1. I'm pleased Senator Daschle stepped down. I think I was the first and most frequent critic of his nomination. Too bad my central meme: that he had insufficient administrative experience and health and human services expertise never caught on.
2. Shame about the highly qualified performance czar/ OMB deputy, also lost due to unpaid taxes. But blame Daschle. I think she would have made it in if not for him, given she shares "unique" qualifications similar to Geithner.
3. There needs to be a better mentor track for talent to keep them from committing:
1. tax mistakes or fraud
2. marital infidelity
4. general violations of law or strong cultural norms
Each person nominated or running for a high civil position has a whole network of support staff dependent on their success and avoidance of scandal. It strikes me as weird that the support staff don't put in place policies to minimize chance of scandalous behavior. Is your boss running for Senator or Governor? Was your son elected class president and did he just score in the 99.9th% on the LSAT? Assume that they will cheat on their taxes, cheat on their spouse with a prostitute, and engage in rampant plagiarism and cheating in college and graduate school. Now, what are you going to do about it? Demand they meet once per month with a sex addiction specialist, even though they deny a sex addiction problem? Hire someone to check all their school research papers for plagiarism before they submit them for grading?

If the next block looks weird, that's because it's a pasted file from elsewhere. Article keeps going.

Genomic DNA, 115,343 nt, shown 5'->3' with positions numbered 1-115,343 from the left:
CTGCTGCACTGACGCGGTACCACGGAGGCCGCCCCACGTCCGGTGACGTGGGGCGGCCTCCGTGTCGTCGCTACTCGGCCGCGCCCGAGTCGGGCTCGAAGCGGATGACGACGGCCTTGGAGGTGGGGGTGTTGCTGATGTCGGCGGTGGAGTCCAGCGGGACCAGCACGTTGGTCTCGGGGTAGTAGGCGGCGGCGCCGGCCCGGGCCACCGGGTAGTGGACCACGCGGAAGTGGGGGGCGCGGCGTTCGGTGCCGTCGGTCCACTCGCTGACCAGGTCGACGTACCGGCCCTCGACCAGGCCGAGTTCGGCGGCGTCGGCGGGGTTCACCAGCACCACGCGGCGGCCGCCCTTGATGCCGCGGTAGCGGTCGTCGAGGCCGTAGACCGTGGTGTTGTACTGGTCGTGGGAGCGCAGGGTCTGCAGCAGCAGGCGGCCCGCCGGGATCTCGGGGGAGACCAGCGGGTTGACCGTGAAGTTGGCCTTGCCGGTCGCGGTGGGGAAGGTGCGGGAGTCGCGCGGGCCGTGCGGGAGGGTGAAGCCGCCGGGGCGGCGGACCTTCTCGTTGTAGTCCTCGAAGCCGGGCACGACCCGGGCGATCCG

The cost for having a relatively unblemished past seems low to me compared to the status rewards, both for the individual and their support staff. And we're all stakeholders in not losing the best talent due to violations of laws or social taboos.
So how about some mechanisms to protect talent as a class from otherwise inevitable flameouts. How about some paternalism for our paternal class?